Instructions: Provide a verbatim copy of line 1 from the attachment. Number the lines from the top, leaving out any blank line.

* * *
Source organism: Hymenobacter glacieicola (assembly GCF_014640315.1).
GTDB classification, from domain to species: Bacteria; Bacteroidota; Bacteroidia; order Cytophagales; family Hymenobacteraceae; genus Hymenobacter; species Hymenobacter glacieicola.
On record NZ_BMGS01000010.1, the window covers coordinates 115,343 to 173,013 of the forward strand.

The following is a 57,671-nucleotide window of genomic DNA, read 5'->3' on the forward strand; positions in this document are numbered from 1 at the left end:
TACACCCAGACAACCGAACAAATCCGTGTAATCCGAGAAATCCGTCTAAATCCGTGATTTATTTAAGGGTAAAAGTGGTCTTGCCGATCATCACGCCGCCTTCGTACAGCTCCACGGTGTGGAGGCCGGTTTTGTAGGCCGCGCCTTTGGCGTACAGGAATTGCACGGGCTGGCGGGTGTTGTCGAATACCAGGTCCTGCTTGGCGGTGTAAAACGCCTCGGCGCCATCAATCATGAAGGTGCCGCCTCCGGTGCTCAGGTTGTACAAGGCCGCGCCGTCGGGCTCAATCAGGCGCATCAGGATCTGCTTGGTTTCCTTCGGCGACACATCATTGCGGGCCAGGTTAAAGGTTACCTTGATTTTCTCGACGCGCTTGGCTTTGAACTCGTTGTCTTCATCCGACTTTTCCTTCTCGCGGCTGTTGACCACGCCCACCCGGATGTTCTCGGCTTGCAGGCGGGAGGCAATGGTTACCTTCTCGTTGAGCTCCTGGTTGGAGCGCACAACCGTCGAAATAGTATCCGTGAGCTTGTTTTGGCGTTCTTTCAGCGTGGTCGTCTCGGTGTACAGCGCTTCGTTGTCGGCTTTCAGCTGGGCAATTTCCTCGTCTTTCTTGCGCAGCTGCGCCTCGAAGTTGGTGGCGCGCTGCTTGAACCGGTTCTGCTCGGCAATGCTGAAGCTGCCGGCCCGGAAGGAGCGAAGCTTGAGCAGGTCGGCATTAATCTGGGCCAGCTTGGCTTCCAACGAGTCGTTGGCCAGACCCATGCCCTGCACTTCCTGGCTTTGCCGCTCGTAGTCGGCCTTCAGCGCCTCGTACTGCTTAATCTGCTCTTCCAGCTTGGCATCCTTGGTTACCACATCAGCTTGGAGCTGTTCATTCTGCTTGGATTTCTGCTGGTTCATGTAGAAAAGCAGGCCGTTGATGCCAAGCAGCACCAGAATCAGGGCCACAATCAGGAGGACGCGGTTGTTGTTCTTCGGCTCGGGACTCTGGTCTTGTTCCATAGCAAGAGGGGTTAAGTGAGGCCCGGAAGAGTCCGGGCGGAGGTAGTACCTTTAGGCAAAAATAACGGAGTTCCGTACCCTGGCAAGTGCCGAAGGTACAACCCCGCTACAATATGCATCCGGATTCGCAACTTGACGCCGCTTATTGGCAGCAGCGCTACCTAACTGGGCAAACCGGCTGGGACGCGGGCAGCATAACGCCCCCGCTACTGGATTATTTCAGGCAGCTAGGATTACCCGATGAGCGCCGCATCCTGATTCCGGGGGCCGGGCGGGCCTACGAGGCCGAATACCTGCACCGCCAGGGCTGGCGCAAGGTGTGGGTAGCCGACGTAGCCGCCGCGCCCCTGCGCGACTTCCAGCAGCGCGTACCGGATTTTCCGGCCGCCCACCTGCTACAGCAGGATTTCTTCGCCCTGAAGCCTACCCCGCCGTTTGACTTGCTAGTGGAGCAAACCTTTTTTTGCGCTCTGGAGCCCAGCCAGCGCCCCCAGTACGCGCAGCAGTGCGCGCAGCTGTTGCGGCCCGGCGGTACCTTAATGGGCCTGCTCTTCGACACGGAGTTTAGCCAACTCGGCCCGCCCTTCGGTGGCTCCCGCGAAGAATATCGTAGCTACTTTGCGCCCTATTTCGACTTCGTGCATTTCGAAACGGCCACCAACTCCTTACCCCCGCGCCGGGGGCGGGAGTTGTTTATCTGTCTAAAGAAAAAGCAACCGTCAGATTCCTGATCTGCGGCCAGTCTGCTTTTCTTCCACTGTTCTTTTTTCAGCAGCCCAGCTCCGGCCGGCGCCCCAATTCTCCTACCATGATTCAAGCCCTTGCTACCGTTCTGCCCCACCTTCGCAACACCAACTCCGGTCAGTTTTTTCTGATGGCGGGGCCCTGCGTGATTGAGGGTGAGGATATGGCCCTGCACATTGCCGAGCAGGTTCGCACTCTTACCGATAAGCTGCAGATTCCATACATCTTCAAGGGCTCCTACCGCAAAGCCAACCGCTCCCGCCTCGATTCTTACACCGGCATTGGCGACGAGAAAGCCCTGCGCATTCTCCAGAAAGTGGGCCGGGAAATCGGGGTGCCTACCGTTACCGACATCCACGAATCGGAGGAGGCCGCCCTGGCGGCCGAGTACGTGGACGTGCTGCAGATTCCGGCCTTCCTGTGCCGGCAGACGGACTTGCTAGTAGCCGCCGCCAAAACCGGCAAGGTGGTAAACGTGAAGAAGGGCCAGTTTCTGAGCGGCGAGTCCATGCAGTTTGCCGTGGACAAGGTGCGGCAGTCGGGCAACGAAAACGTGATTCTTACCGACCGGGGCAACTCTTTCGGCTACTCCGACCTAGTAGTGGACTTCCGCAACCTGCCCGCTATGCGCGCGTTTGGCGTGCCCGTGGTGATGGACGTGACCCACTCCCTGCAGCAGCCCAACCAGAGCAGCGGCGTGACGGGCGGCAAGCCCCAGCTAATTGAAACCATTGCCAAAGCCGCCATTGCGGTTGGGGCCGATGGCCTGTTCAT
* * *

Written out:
Source organism: Hymenobacter glacieicola (assembly GCF_014640315.1).